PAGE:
How often should you update your Will?
A guide to when you need to be updating your Will.
Buying a Property
Buying a property or increasing your assets is usually a good time to review your Will and make sure it still reflects your wishes given the acquiring of new assets.
If you’re an unmarried couple holding the property as tenants in common, remember you would need to include your partner in your Will otherwise they will not be entitled to your share of the property or of anything from your estate, which can cause a number of problems especially if children are involved.
Marriage invalidates any previous Wills you may have had in place so it’s a good time to review your circumstances and put a new Will in place.
If you are separated but still married, the law will treat you as legally married and with no Will (or updated Will) in place your spouse will still inherit under the rules set out for inheritance regardless of the separation.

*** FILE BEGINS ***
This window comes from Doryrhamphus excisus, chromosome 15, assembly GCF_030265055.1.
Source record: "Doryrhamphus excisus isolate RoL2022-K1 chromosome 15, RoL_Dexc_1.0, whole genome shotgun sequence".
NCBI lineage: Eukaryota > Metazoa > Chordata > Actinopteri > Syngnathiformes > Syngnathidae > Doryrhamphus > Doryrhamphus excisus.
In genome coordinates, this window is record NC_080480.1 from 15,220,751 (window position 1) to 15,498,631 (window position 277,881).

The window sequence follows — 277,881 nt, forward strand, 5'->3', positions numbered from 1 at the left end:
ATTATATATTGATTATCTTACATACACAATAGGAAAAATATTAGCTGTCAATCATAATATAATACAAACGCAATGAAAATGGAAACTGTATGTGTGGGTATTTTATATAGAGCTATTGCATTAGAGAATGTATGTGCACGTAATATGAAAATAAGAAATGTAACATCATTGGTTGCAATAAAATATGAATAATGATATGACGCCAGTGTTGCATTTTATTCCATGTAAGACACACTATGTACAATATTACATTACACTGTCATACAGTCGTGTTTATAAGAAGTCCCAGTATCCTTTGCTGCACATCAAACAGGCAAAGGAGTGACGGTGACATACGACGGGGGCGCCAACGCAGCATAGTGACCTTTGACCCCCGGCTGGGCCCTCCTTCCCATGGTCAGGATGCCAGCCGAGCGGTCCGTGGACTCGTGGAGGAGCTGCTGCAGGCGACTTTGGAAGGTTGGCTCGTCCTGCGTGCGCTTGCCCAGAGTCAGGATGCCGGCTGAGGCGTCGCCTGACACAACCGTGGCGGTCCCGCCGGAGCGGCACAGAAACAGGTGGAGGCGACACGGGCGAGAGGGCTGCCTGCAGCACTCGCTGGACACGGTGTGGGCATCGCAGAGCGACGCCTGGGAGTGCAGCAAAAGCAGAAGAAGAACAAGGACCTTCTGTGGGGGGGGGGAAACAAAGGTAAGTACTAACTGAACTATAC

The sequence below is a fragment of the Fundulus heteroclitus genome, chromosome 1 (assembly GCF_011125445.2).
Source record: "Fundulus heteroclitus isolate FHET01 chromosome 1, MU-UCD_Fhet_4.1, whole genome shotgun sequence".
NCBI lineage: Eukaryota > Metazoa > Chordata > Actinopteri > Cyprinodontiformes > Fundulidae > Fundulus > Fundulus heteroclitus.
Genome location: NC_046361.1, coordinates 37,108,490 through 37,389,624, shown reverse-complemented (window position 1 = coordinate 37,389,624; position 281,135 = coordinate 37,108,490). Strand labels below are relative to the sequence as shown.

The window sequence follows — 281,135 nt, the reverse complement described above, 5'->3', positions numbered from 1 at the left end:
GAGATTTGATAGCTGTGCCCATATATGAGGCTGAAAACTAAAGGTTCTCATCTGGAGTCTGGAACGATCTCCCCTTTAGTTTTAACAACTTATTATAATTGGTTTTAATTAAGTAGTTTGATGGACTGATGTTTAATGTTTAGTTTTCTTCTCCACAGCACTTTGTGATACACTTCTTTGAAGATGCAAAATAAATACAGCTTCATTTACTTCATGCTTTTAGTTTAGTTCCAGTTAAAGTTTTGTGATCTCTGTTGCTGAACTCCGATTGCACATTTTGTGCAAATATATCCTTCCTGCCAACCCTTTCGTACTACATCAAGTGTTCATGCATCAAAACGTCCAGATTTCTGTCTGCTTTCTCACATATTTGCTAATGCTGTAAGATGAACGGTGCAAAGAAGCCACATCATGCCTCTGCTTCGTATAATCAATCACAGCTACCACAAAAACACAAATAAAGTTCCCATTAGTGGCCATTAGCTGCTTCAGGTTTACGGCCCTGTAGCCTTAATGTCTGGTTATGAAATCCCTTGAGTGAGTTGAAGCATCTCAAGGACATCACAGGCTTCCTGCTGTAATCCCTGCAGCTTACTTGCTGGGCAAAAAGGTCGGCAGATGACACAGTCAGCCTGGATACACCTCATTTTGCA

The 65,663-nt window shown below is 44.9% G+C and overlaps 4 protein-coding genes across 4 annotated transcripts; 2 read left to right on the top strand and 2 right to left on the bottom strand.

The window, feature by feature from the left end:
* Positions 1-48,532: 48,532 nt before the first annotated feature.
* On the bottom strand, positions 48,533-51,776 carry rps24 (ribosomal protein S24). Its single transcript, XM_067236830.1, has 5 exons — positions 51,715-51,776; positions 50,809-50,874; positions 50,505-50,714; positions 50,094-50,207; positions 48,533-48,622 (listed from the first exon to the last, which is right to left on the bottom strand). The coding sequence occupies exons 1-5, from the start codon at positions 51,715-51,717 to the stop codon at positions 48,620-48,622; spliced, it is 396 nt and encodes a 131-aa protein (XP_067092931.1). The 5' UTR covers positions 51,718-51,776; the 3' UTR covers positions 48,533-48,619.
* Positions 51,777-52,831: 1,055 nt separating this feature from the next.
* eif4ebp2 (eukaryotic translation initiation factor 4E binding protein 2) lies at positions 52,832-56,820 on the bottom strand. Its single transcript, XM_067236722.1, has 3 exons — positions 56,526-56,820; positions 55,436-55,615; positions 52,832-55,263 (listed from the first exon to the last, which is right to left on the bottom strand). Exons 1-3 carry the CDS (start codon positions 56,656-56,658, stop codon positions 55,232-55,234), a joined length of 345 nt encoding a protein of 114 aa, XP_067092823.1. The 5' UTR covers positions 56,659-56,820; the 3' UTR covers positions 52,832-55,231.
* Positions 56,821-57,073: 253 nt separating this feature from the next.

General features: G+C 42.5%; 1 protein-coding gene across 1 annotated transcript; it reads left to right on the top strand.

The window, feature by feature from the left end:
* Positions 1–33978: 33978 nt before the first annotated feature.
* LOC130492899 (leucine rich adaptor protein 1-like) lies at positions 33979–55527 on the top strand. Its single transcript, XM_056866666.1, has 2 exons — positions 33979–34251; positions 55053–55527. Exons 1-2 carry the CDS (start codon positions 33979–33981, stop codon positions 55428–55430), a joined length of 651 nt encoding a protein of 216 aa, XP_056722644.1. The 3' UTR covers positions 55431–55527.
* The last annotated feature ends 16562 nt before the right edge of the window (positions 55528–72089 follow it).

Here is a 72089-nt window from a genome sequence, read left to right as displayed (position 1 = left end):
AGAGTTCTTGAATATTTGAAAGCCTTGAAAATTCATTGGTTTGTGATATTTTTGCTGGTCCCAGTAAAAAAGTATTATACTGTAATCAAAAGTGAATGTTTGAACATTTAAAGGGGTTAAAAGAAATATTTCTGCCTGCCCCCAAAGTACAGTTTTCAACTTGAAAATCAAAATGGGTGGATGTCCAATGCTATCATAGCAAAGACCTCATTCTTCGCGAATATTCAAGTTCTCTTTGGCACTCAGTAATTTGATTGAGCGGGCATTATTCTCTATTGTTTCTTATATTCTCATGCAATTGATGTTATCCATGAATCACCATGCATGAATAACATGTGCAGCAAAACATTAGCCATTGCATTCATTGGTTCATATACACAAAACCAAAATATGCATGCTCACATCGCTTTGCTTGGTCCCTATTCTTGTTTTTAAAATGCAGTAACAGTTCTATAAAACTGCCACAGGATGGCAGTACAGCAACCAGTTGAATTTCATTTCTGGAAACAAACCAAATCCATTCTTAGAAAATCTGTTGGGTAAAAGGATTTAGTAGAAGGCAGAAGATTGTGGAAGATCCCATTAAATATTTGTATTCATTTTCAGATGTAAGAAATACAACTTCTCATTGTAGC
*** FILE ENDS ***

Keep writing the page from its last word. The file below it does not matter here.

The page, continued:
Unlike marriage, divorce does not automatically invalidate a Will, therefore you will need to review the content of your Will (such as removing your ex-spouse). Your ex-spouse will be treated in the reading of the Will as if they had died before you and therefore not benefit or act in anyway stipulated. It is best however to update your Will in case a claim is made against your estate.
New Children or Grandchildren
In your Will you can of course leave assets to your children and should anything happen to you before they reach the age of 18 or at the age your specify these assets would automatically be held in trust, but just as important is you can appoint guardians for your children should the worse happen.
Having new grandchildren is usually a good time to review your Will and maybe include something for them.